Original Research

Perceived pervasive skills acquired through educational games in an accounting undergraduate degree

Marelize Malan, Vanessa van Dyk
Journal of Economic and Financial Sciences | Vol 14, No 1 | a555 | DOI: https://doi.org/10.4102/jef.v14i1.555 | © 2021 Marelize Malan, Vanessa van Dyk | This work is licensed under CC Attribution 4.0
Submitted: 11 February 2020 | Published: 25 February 2021

About the author(s)

Marelize Malan, College of Business and Economics, School of Accounting, University of Johannesburg, Auckland Park, Johannesburg, South Africa
Vanessa van Dyk, College of Business and Economics, School of Accounting, University of Johannesburg, Auckland Park, Johannesburg, South Africa

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Orientation: Learning should be active, experiential and fun.

Research purpose: This study investigated the perceptions of students regarding the development of pervasive skills within an undergraduate accounting syllabus.

Motivation for the study: Game-based learning is an effective way to increase students’ knowledge, evoke intense involvement in a collaborative setting and promote effective learning, which could result in the development of pervasive skills.

Research approach/design and method: The perceptions of second-year students were gathered through a questionnaire with closed- and open-ended questions. The questionnaire sought to compare the two games that are played by the same set of students, one in their first year of study in a commerce module and another in their second year of study in an accounting module.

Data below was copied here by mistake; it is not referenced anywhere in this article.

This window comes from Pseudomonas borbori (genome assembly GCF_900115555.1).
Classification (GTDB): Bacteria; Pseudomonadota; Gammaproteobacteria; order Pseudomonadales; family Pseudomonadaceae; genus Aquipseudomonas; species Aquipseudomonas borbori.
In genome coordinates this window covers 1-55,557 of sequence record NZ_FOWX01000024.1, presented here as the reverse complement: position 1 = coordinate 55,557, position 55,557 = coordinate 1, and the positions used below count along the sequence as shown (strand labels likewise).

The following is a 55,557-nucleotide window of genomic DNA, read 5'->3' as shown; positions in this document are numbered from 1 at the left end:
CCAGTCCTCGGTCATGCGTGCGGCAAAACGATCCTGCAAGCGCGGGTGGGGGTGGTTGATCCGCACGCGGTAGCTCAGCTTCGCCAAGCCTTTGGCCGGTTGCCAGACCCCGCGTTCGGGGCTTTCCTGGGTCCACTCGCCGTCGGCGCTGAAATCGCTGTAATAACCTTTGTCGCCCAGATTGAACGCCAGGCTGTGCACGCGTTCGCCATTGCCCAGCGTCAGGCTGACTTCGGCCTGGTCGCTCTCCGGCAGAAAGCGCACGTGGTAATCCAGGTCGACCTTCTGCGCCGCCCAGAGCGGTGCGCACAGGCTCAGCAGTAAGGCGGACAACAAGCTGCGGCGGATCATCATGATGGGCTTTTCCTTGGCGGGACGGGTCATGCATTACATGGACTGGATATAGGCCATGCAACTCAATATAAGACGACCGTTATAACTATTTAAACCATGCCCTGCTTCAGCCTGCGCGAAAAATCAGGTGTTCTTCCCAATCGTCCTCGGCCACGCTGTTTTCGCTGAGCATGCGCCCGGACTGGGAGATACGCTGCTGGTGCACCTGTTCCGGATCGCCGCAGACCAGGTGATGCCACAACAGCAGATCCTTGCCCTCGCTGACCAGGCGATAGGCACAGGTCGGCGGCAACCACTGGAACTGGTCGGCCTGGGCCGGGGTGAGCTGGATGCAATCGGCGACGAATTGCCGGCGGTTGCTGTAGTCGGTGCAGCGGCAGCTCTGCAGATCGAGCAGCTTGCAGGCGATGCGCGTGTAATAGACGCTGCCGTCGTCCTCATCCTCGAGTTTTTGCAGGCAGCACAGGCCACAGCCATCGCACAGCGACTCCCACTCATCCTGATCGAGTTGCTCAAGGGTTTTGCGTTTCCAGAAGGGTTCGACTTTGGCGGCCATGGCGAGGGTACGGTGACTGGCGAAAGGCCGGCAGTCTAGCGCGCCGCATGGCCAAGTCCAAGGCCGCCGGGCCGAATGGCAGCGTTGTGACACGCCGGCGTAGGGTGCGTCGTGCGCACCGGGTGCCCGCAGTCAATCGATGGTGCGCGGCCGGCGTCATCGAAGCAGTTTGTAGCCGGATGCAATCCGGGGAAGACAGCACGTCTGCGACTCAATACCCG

Main findings: It was found that students enjoyed both games, particularly their collaborative nature and how they could learn from fellow students. The students perceived that the Monopoly board game primarily developed strategic thinking, critical thinking and professionalism whilst the 60 Seconds game developed teamwork, time management and communication (listening). The two games were, therefore, seen as effective learning aids since skills development occurred both within a formal, mark-bearing game and in an informal game with no bearing on the students’ marks.

Practical/managerial implications: Learning through games can be interactive, practical and enjoyable and should be used as a tool to develop students’ pervasive skills.

Contribution/value-add: This study also showed that it is not always necessary to spend much resource on a learning supplement. Both games proved to be effective learning tool in the development of pervasive skills.


pervasive skills; student perceptions; game-based learning; accounting education; collaboration


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